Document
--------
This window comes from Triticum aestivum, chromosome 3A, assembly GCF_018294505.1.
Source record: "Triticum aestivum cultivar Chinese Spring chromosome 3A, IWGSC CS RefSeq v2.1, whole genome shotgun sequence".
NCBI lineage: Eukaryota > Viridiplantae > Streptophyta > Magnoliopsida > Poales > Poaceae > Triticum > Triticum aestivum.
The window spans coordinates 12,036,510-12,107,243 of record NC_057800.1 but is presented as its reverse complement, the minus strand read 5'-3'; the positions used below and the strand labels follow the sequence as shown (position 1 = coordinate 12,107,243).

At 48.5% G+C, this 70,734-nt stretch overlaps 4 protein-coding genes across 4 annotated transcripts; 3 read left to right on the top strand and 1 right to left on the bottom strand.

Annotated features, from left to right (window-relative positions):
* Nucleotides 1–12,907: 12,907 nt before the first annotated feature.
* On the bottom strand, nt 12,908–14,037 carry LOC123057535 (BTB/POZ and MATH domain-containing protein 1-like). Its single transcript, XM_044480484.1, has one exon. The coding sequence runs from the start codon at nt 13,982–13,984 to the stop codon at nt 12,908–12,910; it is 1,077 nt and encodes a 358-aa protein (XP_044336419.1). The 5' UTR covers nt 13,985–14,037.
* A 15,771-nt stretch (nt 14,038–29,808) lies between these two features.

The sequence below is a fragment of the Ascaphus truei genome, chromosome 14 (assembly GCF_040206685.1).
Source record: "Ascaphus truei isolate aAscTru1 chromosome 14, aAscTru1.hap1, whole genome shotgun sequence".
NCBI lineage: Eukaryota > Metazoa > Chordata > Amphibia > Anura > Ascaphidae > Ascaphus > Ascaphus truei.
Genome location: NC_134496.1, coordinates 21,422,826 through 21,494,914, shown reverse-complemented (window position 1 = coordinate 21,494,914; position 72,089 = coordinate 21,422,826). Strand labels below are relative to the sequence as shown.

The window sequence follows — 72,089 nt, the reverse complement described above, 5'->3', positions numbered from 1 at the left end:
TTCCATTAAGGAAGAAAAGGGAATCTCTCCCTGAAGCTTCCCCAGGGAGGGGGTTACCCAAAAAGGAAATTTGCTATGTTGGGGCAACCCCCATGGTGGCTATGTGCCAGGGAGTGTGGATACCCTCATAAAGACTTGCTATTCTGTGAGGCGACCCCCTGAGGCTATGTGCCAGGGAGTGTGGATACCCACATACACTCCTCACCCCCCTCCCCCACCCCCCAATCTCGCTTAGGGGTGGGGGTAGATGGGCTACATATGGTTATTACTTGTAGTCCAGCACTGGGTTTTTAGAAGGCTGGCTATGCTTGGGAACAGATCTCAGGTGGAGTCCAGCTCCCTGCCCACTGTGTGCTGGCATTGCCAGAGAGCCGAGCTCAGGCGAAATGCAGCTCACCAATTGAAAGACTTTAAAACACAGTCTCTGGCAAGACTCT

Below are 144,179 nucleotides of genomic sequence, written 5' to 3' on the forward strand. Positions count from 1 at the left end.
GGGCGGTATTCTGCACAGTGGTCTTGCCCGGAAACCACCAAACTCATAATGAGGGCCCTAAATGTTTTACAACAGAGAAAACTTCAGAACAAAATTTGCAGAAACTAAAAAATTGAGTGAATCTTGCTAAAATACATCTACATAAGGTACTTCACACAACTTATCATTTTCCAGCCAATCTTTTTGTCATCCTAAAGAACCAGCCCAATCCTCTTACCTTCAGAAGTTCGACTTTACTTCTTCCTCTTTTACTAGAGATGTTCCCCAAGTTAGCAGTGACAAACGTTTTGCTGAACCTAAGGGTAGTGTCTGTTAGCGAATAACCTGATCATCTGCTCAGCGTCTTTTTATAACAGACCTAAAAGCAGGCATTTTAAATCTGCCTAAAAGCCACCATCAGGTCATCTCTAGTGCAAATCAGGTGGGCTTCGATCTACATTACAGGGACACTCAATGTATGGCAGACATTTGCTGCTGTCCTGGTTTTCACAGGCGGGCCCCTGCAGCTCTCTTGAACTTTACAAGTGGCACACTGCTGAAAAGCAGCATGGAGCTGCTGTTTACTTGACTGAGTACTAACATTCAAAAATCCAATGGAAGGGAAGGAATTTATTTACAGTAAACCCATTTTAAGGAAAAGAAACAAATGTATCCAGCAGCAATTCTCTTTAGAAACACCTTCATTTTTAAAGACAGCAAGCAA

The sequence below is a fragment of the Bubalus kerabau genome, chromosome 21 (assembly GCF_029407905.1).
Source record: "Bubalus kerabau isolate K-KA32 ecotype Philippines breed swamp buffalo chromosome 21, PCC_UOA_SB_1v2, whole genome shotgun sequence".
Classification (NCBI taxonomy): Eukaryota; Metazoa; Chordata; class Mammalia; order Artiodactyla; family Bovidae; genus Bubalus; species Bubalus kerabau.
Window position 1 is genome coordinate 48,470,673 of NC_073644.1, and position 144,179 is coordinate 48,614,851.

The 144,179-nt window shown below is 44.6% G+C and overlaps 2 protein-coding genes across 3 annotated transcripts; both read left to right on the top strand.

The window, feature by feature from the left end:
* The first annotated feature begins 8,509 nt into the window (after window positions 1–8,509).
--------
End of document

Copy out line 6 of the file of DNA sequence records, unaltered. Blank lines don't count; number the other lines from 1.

Annotated features, from left to right (window-relative positions):